Tuesday, May 21, 2013

3½ Ways to Reuse Code in ColdFusion Components

Programming languages give us a variety of options for sharing code among multiple classes. In this article, let's look at the 3½ ways that ColdFusion allows us to get code reuse in our components.

Let's start with a problem – we've got two ColdFusion components that need the same logic shared between them. One is a Duck, and the other is a Platypus. Both need to lay eggs. How do we share the egg-laying logic between the two?

1. Inheritance

The first option, and one that many programmers jump to way too soon, is inheritance. To solve our problem by using inheritance, we create a third component, called EggLayer, which looks like this:

Now, we simply add an extends attribute to our Duck and Platypus CFCs:

Now our Duck and Plataypus objects each have a layEggs() method.

A main disadvantage of inheritance is that you can only inherit from one component. So, now that Platypus has extended EggLayer, it can't also extend Mammal. Bummer!

Another big disadvantage is that the subclass (e.g., Duck and Platypus) gets access to all sorts of private information and operations in the superclass (e.g., EggLayer). We call this tight coupling. In the example here, there's not really anything that needs to stay private to EggLayer. But in a more real-world situation, you'd probably have more data and methods that you'd want to keep hidden away from other classes – even your subclasses!

2. Composition

Our second option is composition. In this case, we wrap our EggLayer class in our Duck and Platypus classes. In other words, we store a reference to an EggLayer object in the variables scope. So, our EggLayer class stays the same:

But there's a much bigger change to the Duck and Platypus classes:

Now, there are a few things that make this cooler than inheritance:

  1. Platypus has the logic for laying eggs and can still use inheritance to extend Mammal.
  2. What if you want more than one kind of egg-laying logic? Maybe you want a second one that says "I laid an egg" one time for each egg laid. If you used inheritance, you're stuck with the original implementation. But by using composition, you can change out the egg-laying logic… at runtime! You'd just provide a setter method that overwrites variables.eggLayer.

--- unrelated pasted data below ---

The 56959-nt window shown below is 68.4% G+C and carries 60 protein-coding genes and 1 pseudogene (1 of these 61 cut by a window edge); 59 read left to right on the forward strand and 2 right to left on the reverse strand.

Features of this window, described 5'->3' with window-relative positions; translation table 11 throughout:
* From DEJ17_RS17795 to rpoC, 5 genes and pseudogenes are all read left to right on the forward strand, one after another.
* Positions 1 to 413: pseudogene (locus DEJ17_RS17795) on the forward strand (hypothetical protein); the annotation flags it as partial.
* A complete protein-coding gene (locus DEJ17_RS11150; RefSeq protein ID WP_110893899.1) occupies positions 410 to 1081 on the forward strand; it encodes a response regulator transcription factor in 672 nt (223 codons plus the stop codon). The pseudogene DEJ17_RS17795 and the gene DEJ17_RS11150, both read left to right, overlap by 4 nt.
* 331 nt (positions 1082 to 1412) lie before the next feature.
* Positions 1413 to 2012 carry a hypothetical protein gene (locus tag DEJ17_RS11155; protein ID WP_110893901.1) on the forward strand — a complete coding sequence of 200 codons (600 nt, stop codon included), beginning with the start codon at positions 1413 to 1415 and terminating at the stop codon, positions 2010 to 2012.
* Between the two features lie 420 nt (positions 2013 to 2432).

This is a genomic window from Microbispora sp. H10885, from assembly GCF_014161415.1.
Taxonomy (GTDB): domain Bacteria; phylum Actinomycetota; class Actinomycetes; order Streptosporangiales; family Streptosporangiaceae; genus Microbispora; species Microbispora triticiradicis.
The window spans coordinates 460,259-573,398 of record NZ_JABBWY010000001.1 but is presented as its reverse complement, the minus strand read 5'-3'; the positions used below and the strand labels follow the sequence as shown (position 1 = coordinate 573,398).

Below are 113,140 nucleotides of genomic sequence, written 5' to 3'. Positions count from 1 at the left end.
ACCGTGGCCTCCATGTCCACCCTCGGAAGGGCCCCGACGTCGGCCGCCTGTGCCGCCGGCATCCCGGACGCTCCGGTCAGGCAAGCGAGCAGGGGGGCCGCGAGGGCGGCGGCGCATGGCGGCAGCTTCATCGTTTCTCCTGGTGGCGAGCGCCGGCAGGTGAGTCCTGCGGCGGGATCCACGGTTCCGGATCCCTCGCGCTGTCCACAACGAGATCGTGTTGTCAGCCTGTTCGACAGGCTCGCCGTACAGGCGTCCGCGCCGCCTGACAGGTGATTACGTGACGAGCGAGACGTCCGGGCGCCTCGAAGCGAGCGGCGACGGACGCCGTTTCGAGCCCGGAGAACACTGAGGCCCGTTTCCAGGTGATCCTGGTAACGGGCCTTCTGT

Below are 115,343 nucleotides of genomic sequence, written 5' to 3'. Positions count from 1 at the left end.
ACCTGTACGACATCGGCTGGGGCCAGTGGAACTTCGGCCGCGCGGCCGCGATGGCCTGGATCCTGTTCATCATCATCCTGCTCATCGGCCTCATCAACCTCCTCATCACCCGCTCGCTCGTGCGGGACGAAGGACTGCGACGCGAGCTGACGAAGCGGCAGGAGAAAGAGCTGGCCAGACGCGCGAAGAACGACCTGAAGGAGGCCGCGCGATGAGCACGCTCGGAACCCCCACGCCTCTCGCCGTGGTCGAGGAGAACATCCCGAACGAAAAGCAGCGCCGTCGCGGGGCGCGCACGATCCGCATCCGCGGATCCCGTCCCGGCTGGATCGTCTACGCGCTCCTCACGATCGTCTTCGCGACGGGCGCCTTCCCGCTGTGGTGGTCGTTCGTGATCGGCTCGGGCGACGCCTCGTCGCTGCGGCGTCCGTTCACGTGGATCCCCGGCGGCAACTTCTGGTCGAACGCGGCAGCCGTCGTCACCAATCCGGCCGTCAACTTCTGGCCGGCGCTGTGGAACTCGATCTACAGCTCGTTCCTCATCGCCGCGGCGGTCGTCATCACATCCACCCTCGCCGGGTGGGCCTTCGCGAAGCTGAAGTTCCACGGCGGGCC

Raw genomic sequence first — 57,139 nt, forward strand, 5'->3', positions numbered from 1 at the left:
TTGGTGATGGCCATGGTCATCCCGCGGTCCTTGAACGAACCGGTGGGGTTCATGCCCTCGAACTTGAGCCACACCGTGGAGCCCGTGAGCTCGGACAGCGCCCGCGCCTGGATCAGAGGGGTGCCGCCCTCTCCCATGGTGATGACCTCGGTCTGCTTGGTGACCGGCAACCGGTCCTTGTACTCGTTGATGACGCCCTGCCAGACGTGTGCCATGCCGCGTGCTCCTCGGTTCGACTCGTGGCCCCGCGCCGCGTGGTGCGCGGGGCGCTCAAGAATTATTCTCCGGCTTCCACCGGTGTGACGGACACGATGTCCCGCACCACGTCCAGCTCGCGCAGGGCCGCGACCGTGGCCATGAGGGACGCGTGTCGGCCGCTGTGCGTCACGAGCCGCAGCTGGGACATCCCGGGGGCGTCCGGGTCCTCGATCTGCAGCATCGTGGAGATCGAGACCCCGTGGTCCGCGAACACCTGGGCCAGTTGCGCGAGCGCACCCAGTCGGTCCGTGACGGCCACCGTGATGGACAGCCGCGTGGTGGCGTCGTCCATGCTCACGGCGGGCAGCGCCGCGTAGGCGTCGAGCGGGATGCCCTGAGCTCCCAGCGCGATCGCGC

Now, one of the problems we've got with composition above is that we had to add a layEggs() method to Duck and Platypus. Of course, the method was just calling the same method on the EggLayer object, but still, it feels redundant to have to write out the function again. How can we get around this?

3. Mixin

Mixins are our third option. They give us a way to get the egg-laying logic…

  1. …without having to retype the function
  2. …without storing a member variable, and
  3. …without needing to sacrifice our one opportunity for inheritance.

Here's what it looks like.

Notice that eggLayer is a cfm, not a cfc. By using a cfinclude, we got layEggs() into Duck and Platypus without using inheritance or composition. Now, mixins have some problems, too.

  1. If your class already has a layEggs() method, you'll get an exception. In other words, you can't override a method using mixins.
  2. Unlike with composition, you can't change out the egg-laying logic at runtime… well, not without patching, which is next on our list!

3½. Patch

Patching only gets half of a point because it's very similar to mixins -- you've got a freestanding function that gets added to a class. The difference is that Mixins are declared in the cfc, but when Patching, you set it at runtime. Here's how it looks:

The layEggs() method is not defined in the Duck or Platypus classes at all -- it's set from outside the classes. This can be helpful in a few ways:

  1. You can leave the Duck and Platypus classes unmodified.
  2. You can replace existing functions with new ones. So if your platypus already has a layEggs() method, you can replace it using a patch.
  3. Like with composition and mixins, we've saved our inheritance opportunity for something more appropriate.

Patching also has a number of challenges with it, though:

  1. You have to assign the function to the object after the object has been created. It doesn't happen automatically when you create it.
  2. Debugging can become a pain. When an exception happens, you'll know where the layEggs() function is defined, but you have to hunt for the place where you tacked it onto the object.

For these reasons, although it's flexible, I generally avoid patching if I can.

Also of interest, in my particular version of CF9 (version 9,0,0,251028), functions added via mixins and patches do not show up on a cfdump. It does work fine in my CF10 (version 10,282462).

Which one should I use?

Naturally, it depends. Here are a few guidelines to help you choose:

  1. If your component is a more specific type of the other component (e.g., Duck is a specific type of Bird), inheritance might make sense.
  2. If your component is not a more specific type of the other component, but simply has a capability that's defined in it (e.g., Platypus can lay eggs even though it's a mammal), then composition or a mixin might be a good choice. If you need to change out the logic at runtime, composition would be favorable.
  3. Generally avoid patching if you can. It might make sense if you're building tools to operate on other objects, such as unit testing tools, object inspectors, etc. But use it as a last resort.

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Dave Leeds
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